One thing about being in CX – you’re unlikely to have a huge staff. Typically, that’s deliberate. CX doesn’t – and can’t! – own the entire experience. That’s what all those other departments do. Your role is to influence them, and align the entire organization on CX objectives.
We’re not yet ready to share the full results of the survey of journey maturity we recently conducted in partnership with Usermind and Megan Burns, but I will tease one of the results. (CXPA members can join our webinar at the end of September to find out more about what we learned.)
What we found was a pretty even split: Thirty percent of organizations have either no one working full-time on CX, or just one person; another 36% have 2-5 people in their CX program; and 31% have six or more CX team members.
This leads right into Kotter’s fourth step in change management: Enlist a Volunteer Army.* Excellence requires many hands. There’s no way a small team can directly influence every touchpoint and interaction. You have to find creative ways to spur action that permeates your organization.
In our interviews with CX leaders, we found the most effective ones have engaged front-line staff on CX objectives, creating a sea of advocates who support the program and its aims.
Utilizing a second change management model – Prosci’s ADKAR – only strengthens your chances of success. To build your volunteer CX army, make sure your communications are compelling, so that recruits are:
To accomplish this, you’re going to have to move beyond PowerPoint to engage your broader employee community. Fortunately, there are many tools in your CX tool belt that can help with this.
I’m a big fan of customer rooms. (I wrote about Prudential’s a few years ago.) A customer room is a very visible way to share customer needs and influence your army, especially when it’s paired with a pledge to support customers. But don’t let just anyone sign the pledge – commitment science shows you’ll be more successful if you make your employees earn the right to sign!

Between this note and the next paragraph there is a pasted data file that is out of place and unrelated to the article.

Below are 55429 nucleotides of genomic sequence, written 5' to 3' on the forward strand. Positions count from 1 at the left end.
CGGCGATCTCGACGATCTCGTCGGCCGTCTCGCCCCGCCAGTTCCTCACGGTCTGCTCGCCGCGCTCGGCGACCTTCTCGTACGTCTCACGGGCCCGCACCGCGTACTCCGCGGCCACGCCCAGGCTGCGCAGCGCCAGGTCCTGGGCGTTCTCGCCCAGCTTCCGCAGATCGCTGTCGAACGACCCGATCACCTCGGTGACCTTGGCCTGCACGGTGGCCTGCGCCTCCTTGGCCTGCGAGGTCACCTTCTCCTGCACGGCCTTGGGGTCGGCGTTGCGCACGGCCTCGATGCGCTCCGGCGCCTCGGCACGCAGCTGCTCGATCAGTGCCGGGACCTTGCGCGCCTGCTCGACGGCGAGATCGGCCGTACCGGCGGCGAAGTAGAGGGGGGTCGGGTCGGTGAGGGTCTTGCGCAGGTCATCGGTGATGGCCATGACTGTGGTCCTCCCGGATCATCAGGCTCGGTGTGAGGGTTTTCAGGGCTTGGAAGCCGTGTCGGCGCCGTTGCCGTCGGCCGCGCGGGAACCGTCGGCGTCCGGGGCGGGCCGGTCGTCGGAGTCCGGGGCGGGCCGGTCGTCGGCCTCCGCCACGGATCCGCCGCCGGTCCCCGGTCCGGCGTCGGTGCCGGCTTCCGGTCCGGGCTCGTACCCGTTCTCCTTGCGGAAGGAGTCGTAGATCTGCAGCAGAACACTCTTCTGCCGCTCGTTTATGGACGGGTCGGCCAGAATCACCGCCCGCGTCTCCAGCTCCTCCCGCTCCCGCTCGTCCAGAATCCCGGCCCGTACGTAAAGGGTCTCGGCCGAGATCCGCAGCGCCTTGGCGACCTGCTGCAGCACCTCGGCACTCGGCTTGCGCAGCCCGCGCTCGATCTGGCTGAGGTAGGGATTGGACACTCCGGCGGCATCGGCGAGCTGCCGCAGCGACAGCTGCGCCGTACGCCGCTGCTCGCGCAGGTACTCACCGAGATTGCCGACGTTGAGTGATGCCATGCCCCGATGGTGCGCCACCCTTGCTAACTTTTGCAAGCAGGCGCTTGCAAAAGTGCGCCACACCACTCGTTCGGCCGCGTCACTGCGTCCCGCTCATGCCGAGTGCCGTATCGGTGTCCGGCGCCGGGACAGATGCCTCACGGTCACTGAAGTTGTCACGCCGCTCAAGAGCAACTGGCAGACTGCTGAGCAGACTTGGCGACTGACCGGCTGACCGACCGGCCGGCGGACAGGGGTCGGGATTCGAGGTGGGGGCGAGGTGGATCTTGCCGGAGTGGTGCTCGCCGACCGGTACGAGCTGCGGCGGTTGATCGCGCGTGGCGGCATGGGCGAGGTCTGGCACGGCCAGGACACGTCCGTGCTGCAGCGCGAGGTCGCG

Videos are another highly effective tool to engage the masses. Viewers take in videos on a different cognitive level, making them one of the most potent ways to build empathy. Even better is to bring in a customer to talk with teams face to face, though due to COVID-19 concerns, you may need to do this virtually for the time being.
I’ve interviewed more than one employee who is still talking about the incredible impact of a customer visit that happened three years ago. This is notable for two reasons: it speaks to the power of customer visits, but it also highlights their scarcity. Stop missing out on this opportunity and start benefiting from its impact.
As you and your small team (if you have even that) work to engage silos, creating a volunteer CX army is a terrific way to generate excitement for change, amplify your efforts, and enhance your influence.
Driving customer-focused change can be a lonely job. But it doesn’t have to be.
What are you doing to build your army of CX advocates?
*Change management geeks may notice that Kotter’s original Step 4 was “Communicate the Change Vision” that was created in Step 3. Over the years, he’s revised it.